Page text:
How Can Space Contribute to a Possible Socio-technical Future on Earth?

By G. A. Boy, O. Doule

Traditional ergonomics fits into the continuity of the relationship between people, artifacts, which they build, their environment and societies. The current unprecedented technological development is breaking this continuity. We must think of human evolution and its relationship to work in new ways that space exploration has already begun to shape. This article outlines elementary strategies that explain how and why space exploration is essential for humankind’s growth, evolution and sustainable development, not only at the individual ergonmic level but also at the societal level. Prospective ergonomics needs to take into account these strategies. We claim that if we place any living entity out of its natural environment –where it is adapted to live in–, this entity reacts to the new environment – where it is not adapted to live in– in a specific way to defend, adapt and survive. Not only such survival boundaries and new adaptation capabilities should be discovered, but also life requirements in nominal environments can be better understood. During the NASA Apollo program, humans already extended their living environment to the Moon. We do adapt to a new environment by using a “technological bridge” that facilitates and extends our “adaptation” capabilities much more rapidly than what natural evolution would require whenever possible. In space for example, it is mandatory to extend our living and working environment, but how far can we do this? Can we live everywhere? What are the fundamental limitations and possibilities that needed to be identified? For example, are we limited to habitable zones and regions in our solar system and galaxy? Are we able to fully adapt to microgravity? What are the technological possibilities needed to develop to have sustainable oxygen and water supply? Ultimately, what does it mean to be a human being in the Universe and on Earth in particular? We consider that these questions are crucial in the beginning of the 21st century because our planet Earth is changing rapidly when we consider several parameters such as our global demography, constantly degraded ecology and uncontrollable economy. We are facing a blank slate exactly in the same way as when we analyze a possible life on Mars. We need to better understand human limitations and capabilities in both natural and artificial worlds that we have generated, and nature provides either nominally or by reaction to our expanding socio-technical ways of living.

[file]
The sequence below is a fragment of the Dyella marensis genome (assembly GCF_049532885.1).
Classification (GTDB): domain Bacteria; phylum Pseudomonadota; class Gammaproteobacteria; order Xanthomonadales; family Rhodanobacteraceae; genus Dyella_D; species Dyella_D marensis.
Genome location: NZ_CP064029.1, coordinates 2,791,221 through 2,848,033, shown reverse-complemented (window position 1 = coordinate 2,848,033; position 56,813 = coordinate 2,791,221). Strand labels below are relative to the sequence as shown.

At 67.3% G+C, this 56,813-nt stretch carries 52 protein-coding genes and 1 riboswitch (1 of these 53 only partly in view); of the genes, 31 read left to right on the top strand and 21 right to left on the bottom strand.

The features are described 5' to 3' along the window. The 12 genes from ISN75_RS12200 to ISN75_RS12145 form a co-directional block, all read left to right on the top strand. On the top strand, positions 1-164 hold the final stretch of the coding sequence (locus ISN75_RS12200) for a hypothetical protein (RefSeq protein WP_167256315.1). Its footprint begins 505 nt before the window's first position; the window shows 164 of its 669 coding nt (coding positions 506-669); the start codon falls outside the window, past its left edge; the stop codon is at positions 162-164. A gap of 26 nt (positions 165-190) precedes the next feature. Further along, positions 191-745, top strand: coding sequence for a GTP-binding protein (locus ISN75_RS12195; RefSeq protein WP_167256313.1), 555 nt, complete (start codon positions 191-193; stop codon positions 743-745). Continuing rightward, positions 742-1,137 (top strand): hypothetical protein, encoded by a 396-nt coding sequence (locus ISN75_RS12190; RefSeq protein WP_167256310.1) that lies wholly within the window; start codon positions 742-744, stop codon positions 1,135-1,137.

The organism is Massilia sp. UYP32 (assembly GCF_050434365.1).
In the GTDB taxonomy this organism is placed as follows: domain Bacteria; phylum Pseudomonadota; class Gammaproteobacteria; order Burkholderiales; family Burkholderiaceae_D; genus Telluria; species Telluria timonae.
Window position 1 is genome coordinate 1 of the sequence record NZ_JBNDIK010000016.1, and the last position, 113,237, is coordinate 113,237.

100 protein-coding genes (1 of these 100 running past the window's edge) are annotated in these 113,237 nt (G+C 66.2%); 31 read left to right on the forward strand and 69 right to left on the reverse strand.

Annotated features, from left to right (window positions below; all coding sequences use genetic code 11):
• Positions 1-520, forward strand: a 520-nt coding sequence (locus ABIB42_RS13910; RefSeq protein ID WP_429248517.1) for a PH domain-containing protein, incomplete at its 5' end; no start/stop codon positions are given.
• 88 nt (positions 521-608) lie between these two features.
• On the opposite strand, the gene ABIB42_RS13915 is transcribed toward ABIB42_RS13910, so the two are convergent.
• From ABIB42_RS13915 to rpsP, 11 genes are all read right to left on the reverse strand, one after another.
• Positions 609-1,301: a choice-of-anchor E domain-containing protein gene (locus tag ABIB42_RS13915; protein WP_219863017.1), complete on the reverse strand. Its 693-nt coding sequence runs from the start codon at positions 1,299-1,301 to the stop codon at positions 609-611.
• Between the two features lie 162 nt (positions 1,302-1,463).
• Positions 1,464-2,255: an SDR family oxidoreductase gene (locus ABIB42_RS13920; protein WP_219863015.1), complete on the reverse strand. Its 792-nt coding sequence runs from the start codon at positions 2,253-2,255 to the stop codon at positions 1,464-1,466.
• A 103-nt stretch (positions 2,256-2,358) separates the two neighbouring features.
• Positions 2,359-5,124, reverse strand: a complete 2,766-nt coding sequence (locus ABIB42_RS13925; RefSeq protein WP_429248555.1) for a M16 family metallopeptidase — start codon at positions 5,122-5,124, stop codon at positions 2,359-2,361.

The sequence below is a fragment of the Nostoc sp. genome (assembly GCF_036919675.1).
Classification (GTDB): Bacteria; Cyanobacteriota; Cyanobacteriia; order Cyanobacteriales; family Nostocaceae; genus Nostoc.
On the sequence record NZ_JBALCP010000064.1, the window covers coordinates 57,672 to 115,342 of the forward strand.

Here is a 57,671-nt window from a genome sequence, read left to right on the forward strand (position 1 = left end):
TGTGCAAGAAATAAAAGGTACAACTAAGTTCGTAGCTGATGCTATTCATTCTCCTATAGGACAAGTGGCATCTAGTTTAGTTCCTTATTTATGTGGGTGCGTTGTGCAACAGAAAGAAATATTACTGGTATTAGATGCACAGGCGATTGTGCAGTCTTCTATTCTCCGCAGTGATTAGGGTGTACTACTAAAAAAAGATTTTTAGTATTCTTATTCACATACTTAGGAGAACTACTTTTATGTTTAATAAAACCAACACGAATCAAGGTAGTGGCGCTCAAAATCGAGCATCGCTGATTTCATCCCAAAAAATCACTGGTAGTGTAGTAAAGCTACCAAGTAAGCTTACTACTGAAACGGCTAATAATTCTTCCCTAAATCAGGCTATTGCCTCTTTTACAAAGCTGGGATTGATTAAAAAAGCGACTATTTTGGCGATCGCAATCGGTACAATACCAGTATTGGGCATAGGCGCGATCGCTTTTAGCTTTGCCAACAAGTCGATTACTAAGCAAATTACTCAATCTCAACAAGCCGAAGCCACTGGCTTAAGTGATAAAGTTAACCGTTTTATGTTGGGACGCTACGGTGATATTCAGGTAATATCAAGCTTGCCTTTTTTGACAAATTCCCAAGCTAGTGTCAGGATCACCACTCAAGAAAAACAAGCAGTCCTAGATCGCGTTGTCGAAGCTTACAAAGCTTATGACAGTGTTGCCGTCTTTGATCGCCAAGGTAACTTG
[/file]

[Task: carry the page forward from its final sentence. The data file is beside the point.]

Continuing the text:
• adaptation
  • human-centered design
  • prospective ergonomics
  • ecology
  • artificial living environments
  • human space flights
  • extraterrestrial life
  • society evolution
  • space settlements
  • technology transfe
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